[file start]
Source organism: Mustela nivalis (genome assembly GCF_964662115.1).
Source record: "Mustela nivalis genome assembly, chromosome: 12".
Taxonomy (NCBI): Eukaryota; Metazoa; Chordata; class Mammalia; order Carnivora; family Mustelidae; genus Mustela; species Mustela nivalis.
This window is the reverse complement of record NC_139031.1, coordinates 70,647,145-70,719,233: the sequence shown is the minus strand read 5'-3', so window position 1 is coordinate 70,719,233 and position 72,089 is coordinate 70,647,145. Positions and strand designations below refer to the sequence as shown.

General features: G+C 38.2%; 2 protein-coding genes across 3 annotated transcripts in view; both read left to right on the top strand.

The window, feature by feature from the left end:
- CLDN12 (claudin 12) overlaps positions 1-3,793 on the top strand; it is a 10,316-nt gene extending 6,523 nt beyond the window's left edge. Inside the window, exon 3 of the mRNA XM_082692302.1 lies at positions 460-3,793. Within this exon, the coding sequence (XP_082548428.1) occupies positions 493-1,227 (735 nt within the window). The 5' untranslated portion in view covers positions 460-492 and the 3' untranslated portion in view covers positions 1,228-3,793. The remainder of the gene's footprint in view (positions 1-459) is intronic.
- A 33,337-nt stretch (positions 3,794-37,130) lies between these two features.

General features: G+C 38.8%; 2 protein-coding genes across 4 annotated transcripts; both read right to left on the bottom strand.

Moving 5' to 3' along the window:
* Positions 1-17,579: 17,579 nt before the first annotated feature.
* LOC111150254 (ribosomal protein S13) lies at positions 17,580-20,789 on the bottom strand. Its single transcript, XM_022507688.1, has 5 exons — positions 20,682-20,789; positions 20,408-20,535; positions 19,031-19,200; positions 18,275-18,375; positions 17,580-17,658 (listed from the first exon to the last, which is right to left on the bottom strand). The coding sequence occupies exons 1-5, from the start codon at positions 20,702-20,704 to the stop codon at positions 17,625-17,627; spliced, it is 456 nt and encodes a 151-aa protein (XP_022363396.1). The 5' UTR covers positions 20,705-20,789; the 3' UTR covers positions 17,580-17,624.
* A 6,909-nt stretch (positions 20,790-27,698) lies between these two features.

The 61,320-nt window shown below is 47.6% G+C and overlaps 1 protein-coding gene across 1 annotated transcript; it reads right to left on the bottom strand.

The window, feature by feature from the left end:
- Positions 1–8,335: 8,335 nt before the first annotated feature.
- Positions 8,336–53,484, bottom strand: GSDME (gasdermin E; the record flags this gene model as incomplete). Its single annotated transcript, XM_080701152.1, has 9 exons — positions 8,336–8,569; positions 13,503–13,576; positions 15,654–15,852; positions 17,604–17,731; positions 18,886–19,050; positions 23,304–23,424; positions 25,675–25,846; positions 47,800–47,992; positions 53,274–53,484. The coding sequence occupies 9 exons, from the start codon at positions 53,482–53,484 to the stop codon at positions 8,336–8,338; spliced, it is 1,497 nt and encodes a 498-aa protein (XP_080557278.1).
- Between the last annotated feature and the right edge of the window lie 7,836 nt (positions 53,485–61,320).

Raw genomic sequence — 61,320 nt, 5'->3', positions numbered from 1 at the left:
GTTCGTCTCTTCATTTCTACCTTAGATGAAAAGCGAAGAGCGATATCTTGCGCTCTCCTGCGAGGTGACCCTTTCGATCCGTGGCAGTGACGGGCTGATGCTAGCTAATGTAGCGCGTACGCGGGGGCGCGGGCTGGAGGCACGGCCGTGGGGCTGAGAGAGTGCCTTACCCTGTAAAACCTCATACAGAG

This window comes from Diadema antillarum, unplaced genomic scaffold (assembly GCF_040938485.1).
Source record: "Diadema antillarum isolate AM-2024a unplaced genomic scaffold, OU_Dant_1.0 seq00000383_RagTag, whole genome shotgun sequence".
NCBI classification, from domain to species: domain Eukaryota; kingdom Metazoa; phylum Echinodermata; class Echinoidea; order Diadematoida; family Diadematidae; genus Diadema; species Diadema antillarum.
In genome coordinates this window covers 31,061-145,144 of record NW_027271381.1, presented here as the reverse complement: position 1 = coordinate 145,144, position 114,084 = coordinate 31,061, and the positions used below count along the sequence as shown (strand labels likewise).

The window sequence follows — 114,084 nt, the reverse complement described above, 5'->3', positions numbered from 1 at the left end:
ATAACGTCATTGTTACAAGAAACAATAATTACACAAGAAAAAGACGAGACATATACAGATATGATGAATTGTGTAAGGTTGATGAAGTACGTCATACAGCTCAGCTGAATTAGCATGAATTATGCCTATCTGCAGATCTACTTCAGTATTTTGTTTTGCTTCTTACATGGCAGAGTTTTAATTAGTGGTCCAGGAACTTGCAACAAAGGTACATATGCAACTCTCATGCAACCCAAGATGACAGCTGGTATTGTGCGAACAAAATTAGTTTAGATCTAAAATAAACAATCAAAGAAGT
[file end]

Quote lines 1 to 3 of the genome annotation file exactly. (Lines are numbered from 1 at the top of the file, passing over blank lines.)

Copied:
Source organism: Mustela nivalis (genome assembly GCF_964662115.1).
Source record: "Mustela nivalis genome assembly, chromosome: 12".
Taxonomy (NCBI): Eukaryota; Metazoa; Chordata; class Mammalia; order Carnivora; family Mustelidae; genus Mustela; species Mustela nivalis.